Florida Lawmaker Proposes Ballot Measure to Establish ‘Minimum Working Wage’


Florida State Sen. Jeff Brandes (R-District 52) filed a ballot proposal to establish a “minimum working wage” for employees. The wage would be for new hires so that employers may pay their inexperienced workers at a lower rate before being legally required to pay the constitutionally mandated increased minimum wage.

The resolution, SJR 382, first has to pass through the Florida Legislature to be placed on the general election ballot in 2022. Then, Florida voters will have to approve the measure with at least 60 percent of the vote.

Florida voters have already passed a minimum wage constitutional amendment back in 2020. As the Florida Constitution currently stands, the minimum wage will be raised from $8.65 per hour to $15 per hour. This wage hike took effect yesterday.

Brandes said the reason for the ballot measure is to create a temporary training wage.

“We think it’s a great tool that should be available to the Legislature if necessary,” Brandes said to Florida Politics. “It may not be needed today, but we want to have the option of having it available in the future. And it’s all voluntary — voluntary for the employer to offer it and voluntary for the employee to accept it.”

According to the proposal, a committee will be established every three years to determine where Florida’s “training wage” will be set. Brandes also noted this follows a precedent that dozens of other states have already implemented.

“This simply provides more flexibility, that’s why 32 states and the Feds offer a training wage, to maximize opportunities for employment,” he tweeted Wednesday.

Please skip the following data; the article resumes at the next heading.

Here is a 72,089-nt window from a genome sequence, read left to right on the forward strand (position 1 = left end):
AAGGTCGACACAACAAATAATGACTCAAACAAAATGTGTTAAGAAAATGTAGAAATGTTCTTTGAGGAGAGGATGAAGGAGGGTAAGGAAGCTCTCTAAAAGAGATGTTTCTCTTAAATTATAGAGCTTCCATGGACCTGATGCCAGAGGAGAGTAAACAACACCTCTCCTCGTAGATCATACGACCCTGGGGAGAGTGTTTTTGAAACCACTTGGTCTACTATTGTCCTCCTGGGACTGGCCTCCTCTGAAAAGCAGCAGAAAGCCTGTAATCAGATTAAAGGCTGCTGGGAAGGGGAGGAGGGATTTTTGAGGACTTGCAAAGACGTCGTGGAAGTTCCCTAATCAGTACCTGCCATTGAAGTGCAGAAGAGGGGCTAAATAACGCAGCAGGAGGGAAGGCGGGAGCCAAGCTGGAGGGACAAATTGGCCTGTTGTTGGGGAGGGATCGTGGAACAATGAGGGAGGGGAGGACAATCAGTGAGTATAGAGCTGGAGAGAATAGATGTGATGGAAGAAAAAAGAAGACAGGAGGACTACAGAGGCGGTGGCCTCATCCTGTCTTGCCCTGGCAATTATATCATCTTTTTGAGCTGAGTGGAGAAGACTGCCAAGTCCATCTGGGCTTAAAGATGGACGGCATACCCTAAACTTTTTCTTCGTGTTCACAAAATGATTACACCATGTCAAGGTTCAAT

Critics of Brandes’ proposal have said Floridians should be celebrating the implementation of the new wage this week, instead of undermining “what Florida voters demanded.”

“Now, the Republicans insist on using this week, not to inform their constituents of this important change, but to allow large corporations to pay workers less  than minimum wage for six months, with no guarantee they’ll be hired full-time afterwards,” said State Rep. Angie Nixon (D-District 14). “Republicans need to stop trying to help their corporate donors undermine what Florida voters demanded in our constitution and let workers earn the living wage they deserve.”

The Congressional Budget Office (CBO) has studied the prospects of raising minimum wage and they say temporary wages will, in fact, be raised, but family income would decrease in the long term.

“The federal minimum wage of $7.25 per hour has not changed since 2009,” the CBO said. “Increasing it would raise the earnings and family income of most low-wage workers, lifting some families out of poverty—but it would cause other low-wage workers to become jobless, and their family income would fall.”

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Grant Holcomb is a reporter at the Florida Capital Star and the Star News Network. Follow Grant on Twitter and direct message tips.
Photo “Sen. Jeff Brandes” by Kimberly DeFalco.






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